UMD: A Globally Connected University

Immigration Updates

This page highlights the recent immigration enforcement changes and what they may mean for you.  We'll keep this page updated with the most recent information and our guidance. If you have any questions, you can contact International Students and Scholar Services.

 Read ISSS' Director, Susan-Ellis Dougherty, Statement on two
Executive Orders Signed on January 27th 




The U.S. Mission in Turkey has resumed processing non-immigrant visas on a limited basis.

November 6, 2017 -Turkish citizens with valid visas may continue to travel to the United States. Turkish citizens are also welcome to apply for a non-immigrant visa outside of Turkey whether or not they maintain a residence in that country. Please note that an applicant applying outside of Turkey will need to pay the application fee for services in that country, even if a fee has previously been paid for services in Turkey.

U.S. District Court in Hawaii issues Temporary Restraining Order to Block Implementation of Proclamation 9645​
On Oct 17, 2017 the U.S. District Court for the District of Hawaii issued a Temporary Restraining Order (TRO)  prohibiting enforcement of sections  2(a), (b), (c), (e), (g), and (h) of the Sept 24, 2017 travel ban.  This Temporary Restraining Order blocks enforcement of the travel ban on Iran, Libya, Syria, Yemen and Somalia. The Court continues to uphold enforcement of the portions of the travel ban applying to North Korea and Venezuela.
The Temporary Restraining Order will likely face challenges from the U.S. Government, and the situation remains fluid. 
In the wake of the court order, nationals of Chad, Iran, Libya, Somalia, Syria, and Yemen should be able to apply for U.S. visas and enter the United States if they are otherwise admissible, but restrictions could be reimposed if the TRO is overturned on appeal.  

Notwithstanding the court order, nationals of the six countries remain subject to lengthy security checks under the Trump Administration's extreme vetting policies, as well as heightened scrutiny at U.S. ports of entry.  

Suspension of U.S. Non-Immigrant Visa Services in Turkey

October 9, 2017 - This is to alert you of the suspension of visa services at the U.S. embassy and consulates in Turkey. Until further notice, it is not possible to apply for a non-immigrant visa in Turkey.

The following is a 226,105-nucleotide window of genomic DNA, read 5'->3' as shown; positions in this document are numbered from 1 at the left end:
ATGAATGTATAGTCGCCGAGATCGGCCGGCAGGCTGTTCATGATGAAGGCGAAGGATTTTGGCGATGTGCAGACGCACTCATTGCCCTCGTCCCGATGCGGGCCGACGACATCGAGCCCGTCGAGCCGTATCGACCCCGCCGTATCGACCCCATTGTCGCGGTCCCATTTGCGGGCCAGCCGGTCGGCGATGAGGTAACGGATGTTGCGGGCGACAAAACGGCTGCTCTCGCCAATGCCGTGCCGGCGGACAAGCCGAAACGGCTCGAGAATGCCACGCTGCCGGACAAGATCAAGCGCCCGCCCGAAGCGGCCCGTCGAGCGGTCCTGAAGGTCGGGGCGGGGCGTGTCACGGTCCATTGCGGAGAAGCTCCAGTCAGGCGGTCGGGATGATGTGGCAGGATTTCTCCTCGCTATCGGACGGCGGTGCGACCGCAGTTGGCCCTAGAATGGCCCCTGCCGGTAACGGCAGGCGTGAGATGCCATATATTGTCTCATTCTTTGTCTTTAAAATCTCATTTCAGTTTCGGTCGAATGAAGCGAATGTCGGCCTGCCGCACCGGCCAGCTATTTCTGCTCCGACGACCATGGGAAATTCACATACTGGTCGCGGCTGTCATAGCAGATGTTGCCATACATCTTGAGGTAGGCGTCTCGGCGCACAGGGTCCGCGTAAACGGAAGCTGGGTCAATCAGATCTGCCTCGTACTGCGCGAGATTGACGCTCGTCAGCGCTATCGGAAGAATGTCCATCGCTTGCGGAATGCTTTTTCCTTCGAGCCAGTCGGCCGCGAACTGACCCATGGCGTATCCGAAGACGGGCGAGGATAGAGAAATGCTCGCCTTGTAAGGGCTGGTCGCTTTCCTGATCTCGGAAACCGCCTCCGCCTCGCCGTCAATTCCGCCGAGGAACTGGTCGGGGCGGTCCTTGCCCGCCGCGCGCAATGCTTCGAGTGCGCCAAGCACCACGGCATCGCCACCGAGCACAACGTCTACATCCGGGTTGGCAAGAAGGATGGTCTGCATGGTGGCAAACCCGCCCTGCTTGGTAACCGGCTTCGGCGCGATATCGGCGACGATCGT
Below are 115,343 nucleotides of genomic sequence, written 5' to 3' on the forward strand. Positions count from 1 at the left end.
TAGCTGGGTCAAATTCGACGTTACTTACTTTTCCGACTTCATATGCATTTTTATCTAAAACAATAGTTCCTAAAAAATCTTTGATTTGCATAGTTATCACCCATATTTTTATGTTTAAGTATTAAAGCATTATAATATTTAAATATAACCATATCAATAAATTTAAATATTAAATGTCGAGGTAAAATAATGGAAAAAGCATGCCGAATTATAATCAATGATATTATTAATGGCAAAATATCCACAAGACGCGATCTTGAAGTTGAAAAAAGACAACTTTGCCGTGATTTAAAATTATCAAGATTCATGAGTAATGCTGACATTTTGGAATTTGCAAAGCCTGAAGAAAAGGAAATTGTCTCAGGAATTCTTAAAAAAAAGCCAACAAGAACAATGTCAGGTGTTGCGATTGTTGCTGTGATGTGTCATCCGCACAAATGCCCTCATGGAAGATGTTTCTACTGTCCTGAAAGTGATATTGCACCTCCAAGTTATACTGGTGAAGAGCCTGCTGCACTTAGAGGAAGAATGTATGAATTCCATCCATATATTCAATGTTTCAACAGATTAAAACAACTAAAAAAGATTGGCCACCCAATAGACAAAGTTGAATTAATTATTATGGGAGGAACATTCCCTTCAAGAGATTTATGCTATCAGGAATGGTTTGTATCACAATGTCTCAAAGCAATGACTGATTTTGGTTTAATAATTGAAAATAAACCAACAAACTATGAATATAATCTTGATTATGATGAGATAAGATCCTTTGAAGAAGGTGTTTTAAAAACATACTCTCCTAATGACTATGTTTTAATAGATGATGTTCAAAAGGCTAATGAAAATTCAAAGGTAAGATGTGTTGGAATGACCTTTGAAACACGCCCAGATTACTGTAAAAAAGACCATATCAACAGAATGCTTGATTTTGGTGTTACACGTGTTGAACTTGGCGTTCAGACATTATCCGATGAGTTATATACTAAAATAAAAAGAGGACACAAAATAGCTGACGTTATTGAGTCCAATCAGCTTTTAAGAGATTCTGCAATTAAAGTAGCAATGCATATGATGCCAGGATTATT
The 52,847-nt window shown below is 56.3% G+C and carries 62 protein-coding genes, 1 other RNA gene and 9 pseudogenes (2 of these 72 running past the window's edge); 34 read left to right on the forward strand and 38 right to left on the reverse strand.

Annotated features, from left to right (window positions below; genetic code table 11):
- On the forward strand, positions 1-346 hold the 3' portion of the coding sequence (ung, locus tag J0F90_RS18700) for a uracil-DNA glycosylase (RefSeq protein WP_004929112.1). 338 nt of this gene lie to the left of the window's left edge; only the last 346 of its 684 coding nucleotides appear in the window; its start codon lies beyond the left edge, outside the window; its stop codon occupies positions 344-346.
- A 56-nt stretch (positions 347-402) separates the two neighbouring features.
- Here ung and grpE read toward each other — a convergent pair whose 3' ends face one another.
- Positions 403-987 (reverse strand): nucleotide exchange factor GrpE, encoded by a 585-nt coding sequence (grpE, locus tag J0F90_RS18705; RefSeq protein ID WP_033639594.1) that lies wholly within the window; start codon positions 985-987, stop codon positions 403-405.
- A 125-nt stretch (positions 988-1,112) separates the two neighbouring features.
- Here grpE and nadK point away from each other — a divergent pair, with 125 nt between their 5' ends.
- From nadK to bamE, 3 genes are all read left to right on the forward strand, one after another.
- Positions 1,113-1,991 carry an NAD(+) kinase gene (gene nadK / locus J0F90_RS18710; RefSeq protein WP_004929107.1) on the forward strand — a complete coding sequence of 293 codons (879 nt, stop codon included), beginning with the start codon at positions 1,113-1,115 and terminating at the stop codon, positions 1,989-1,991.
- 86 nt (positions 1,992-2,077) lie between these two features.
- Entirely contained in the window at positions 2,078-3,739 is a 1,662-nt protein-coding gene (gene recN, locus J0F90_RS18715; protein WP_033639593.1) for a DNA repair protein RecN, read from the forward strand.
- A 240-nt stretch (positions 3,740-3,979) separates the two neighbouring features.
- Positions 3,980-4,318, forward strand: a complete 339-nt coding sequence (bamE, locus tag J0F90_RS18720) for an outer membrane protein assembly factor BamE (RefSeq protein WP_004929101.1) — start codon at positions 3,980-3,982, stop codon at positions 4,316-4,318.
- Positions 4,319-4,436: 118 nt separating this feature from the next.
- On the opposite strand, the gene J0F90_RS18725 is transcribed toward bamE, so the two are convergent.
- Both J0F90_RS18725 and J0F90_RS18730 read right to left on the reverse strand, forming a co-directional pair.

In a statement from the U.S. Ambassador to Turkey, Ambassador John Bass indicates that this suspension of services is not a visa ban nor a travel ban for Turkish citizens. If you already have a valid visa, the visa remains valid:

For the near future, UMD's International Office recommends planning ahead for your international travel when a U.S. visa application is required for your return to UMD. Should you have essential travel that requires a visa application, you can look into the possibility of applying in a third country and consult with a UMD International Office Adviser. 

ISSS will continue to provide updates via this page and email alerts.

Proclamation: Enhancing Vetting Capabilities and Processes for Detecting Attempted Entry Into the United States by Terrorists or Other Public-Safety Threats

On September 24, 2017, President Trump issued a Presidential Proclamation entitled Enhancing Vetting Capabilities and Processes for Detecting Attempted Entry Into the United States by Terrorists or Other Public-Safety Threats. This Proclamation partially or fully restricts entry into the United States for nationals of Chad, Iran, Libya, North Korea, Somalia, Syria, Venezuela, Yemen. The proclamation contains specific provisions for each impacted country, as summarized below. The new restrictions established by the proclamation take effect October 18, 2017.

Who is directly impacted?

The Proclamation cites country-specific entry restrictions for nationals of the subject countries. Individuals from all impacted countries should expect increased scrutiny and screening of visa applications in all non-immigrant categories.

  • Somalia - Suspended immigrant visas
  • North Korea, and Syria - Entry is indefinitely suspended for all non-immigrants and immigrant visas
  • Chad, Libya and Yemen- Entry in B-1, B-2 and B-1/B-2 visas and immigrant visas is suspended.
  • Iran- Entry in all non-immigrant categories is suspended– except F,M, and J exchange visitor visas. F, M and J exchange visitors will be subject to enhanced screening and vetting requirements. Entry for immigrant visas is also suspended.
  • Venezuela- All Venezuelan nationals who are visa holders may face increased screening and scrutiny. Entry is specifically suspended only for B-1, B-2 or B-1/B-2 visas for officials of the following government agencies Ministry of Interior, Justice, and Peace; the Administrative Service of Identification, Migration, and Immigration; the Corps of Scientific Investigations, Judicial and Criminal; the Bolivarian Intelligence Service; and the People’s Power Ministry of Foreign Affairs, and their immediate family members.

Are there impacts for individuals from all countries?

For the near future, ISSS recommends minimizing international travel due to the changing nature of the new administration’s policies on visas and U.S. entry.

  • Increased Screenings, Possible Travel Delays- The Proclamation specifically indicates increased scrutiny for Iraqi citizens or nationals. Due to the possibility of increased scrutiny at the Port of Entry and at consulates and embassies abroad, immigrant and non-immigrant travelers should expect increased travel delays when applying for a new U.S. visa or when entering the U.S.